I started with assembling the cabinets above and measuring the cubbies for my drawer size. then began creating the drawers. each drawer needed a 1/2" thick plywood front and back cut slightly smaller than the cubbie openings and just deep as the cabinet itself you want to take into account the thickness of the cardboard you use to create the sides and bottom of the drawers when calculating the width and height of the plywood pieces. (* you'll see what I mean later)

I was lucky to have a Dad that would help me cutting all 100 fronts/backs using his table saw. ;) if you don't have a super handy Dad (or Husband! Mine got out of all the work because he was deployed and I couldn't wait any longer. :) ) Home Depot will rip plywood into board feet for you. (they just need to know the width you want.) then all you will need to do is cut to length with a chop saw. when we were done Dad drilled all the holes on the drawer fronts for the knobs, while I sanded the edges as needed.  this only took us a couple hours believe it or not! I even used up some of the scrap plywood we had taking up space in the garage so I saved a bit of money there.

while we were at it I had him cut me a template out of some salvaged acrylic. I used this for cutting the cardboard to the perfect size.  Just like a quilting template I cut around the outside of the template to get a plum cut which made perfect drawer "bellies".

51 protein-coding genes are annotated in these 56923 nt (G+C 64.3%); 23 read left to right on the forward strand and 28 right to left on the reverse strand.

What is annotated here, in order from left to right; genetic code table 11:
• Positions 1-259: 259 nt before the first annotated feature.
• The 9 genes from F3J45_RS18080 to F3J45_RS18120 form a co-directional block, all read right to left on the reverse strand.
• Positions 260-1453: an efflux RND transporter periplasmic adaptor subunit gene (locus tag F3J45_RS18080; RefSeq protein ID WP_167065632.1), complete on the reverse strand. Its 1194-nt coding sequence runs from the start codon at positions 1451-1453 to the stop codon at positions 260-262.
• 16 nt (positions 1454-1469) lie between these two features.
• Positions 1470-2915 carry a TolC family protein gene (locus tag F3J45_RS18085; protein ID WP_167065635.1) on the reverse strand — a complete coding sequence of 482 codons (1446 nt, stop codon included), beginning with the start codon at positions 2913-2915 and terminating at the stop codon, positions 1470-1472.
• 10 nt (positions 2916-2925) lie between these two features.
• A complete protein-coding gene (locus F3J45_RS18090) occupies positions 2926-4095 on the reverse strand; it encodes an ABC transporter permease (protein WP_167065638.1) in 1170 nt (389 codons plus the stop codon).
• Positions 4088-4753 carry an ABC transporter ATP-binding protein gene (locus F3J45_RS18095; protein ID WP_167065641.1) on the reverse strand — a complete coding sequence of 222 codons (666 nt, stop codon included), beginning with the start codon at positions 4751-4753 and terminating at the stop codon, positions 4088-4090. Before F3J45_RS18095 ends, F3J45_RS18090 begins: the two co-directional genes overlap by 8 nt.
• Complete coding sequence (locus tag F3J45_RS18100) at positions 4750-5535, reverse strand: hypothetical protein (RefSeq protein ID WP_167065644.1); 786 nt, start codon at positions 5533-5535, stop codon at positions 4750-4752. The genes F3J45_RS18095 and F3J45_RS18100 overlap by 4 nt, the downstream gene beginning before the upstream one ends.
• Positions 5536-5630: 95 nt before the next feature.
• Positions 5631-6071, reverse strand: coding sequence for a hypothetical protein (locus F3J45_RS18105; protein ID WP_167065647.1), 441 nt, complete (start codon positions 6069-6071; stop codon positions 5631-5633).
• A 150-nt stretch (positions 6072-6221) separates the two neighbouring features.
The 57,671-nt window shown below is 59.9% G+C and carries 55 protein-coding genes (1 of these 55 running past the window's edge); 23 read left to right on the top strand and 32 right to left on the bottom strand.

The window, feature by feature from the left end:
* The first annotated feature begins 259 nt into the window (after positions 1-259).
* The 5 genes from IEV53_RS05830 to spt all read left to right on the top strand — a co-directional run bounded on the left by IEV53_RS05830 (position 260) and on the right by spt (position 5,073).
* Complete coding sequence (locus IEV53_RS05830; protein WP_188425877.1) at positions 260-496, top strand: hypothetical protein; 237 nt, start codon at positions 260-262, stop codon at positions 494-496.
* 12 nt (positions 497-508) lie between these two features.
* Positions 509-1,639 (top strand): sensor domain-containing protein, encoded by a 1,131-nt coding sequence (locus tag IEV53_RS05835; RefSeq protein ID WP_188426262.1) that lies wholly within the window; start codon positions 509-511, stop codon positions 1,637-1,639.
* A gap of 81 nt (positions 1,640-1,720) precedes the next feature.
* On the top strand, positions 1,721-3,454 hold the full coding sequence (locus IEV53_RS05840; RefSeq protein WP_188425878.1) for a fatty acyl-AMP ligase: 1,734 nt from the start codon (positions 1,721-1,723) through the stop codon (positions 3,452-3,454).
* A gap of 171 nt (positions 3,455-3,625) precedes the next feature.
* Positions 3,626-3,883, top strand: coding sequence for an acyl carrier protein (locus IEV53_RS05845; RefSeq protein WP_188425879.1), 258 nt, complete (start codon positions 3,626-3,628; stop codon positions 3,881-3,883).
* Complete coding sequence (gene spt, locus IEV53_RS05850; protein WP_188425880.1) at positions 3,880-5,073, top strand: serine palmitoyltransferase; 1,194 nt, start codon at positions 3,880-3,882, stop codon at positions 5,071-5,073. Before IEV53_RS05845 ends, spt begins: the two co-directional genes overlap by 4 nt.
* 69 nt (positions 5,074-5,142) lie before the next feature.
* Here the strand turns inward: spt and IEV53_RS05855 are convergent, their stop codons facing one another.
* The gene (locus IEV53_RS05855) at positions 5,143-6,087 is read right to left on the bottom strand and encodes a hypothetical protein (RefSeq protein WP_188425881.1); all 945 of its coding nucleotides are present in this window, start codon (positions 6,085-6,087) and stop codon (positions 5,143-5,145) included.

using the template as a straight edge I creased the bottom corners of the drawer so they would wrap around the drawer fronts/backs forming the sides and bottoms of the drawers like a "U". I stapled in place with a heavy duty staple gun and 5/16" Light Duty Staples.

*a friend recently told me she and her DH used a table saw to cut down stacks of cardboard and the edges were "ok". might be an option if you want to try because I won't lie. cutting 50 sheets of cardboard took me a few nights to get through. I longed for the days of working in a picture framing gallery and having a wall mounted cutting system!